Consistency-Based Compliance: When and Why Do Children Become Vulnerable?

Nancy Eisenberg, Robert B. Cialdini, Heather McCreath, Rita Shell

Research output: Contribution to journalArticlepeer-review

42 Scopus citations


This study examines the nature and development of behavioral consistency pressures in children. Specifically, we examined the effectiveness of the foot-in-the-door procedure in producing consistent prosocial behavior and self-attributions in kindergartners and second and fifth graders. Children were either induced to comply with a request to share prize coupons or were not given this initial prosocial experience. Those who complied either were labeled as helpful by an adult or were not. Later, children were given the opportunity to help under public or private circumstances. Moreover, children's understanding of trait stability, their internal preference for consistent behavior, and their belief that adults prefer behavioral consistency were assessed. Consistent responding began to occur within the foot-in-the-door procedure in the second grade, and this developmental shift was paralleled by a shift in children's understanding of trait stability. Furthermore, once the foot-in-the-door effect appeared among the second and fifth graders, its strength was significantly affected by the children's internal preference for consistency.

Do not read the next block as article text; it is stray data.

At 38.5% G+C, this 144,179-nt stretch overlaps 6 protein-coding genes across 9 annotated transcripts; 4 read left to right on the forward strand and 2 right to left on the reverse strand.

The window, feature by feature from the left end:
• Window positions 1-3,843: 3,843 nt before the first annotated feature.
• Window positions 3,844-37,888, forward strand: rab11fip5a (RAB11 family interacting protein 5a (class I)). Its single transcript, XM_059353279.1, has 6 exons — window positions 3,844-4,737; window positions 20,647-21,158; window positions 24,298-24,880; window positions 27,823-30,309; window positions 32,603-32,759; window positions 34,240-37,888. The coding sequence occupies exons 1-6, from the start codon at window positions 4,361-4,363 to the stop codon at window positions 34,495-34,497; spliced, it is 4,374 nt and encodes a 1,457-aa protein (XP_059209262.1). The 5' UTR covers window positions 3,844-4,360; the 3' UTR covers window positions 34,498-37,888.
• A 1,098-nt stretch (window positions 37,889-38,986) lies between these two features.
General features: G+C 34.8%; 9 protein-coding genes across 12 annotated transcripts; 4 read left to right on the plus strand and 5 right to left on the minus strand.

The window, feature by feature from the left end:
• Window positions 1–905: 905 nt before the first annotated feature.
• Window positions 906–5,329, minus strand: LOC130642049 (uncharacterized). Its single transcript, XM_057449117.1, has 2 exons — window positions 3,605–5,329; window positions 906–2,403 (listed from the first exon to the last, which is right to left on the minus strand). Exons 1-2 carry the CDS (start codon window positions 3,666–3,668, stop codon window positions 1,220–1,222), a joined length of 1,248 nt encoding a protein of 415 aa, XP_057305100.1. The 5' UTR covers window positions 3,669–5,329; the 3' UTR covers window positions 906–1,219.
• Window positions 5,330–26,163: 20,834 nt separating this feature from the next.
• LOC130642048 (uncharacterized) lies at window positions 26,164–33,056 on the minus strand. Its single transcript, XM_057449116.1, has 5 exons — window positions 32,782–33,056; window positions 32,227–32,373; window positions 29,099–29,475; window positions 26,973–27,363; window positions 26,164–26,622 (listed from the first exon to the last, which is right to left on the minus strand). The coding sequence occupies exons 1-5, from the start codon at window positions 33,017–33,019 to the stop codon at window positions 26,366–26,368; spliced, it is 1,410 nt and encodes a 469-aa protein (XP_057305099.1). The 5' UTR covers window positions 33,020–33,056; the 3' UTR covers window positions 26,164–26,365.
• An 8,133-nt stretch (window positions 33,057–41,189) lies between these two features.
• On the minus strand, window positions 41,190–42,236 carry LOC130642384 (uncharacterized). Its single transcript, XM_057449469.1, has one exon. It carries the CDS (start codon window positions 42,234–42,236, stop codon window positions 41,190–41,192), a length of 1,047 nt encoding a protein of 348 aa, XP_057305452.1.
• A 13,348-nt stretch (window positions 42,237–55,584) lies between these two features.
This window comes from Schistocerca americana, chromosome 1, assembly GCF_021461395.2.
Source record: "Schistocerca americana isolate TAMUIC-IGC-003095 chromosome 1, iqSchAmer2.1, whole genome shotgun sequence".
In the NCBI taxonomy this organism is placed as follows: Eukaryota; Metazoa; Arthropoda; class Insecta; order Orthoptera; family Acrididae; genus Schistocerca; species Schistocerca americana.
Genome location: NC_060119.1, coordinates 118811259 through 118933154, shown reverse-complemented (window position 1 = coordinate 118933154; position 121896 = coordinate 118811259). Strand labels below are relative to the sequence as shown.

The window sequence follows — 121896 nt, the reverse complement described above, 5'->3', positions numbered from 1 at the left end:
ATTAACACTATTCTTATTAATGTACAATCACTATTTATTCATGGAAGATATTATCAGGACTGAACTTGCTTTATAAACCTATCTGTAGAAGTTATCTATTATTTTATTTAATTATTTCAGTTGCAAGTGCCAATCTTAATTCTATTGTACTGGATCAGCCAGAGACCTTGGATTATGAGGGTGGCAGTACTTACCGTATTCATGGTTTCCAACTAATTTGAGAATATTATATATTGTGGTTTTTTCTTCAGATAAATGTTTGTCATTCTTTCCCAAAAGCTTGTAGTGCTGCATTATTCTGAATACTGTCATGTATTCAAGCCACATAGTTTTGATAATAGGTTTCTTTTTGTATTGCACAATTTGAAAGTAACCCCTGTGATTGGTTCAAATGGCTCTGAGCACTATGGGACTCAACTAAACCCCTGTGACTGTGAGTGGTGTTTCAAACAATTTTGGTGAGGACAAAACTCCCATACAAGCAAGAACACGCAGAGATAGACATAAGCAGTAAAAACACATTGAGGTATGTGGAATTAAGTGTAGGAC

Original languageEnglish (US)
Pages (from-to)1174-1181
Number of pages8
JournalJournal of Personality and Social Psychology
Issue number6
StatePublished - Jun 1987

ASJC Scopus subject areas

  • Social Psychology
  • Sociology and Political Science


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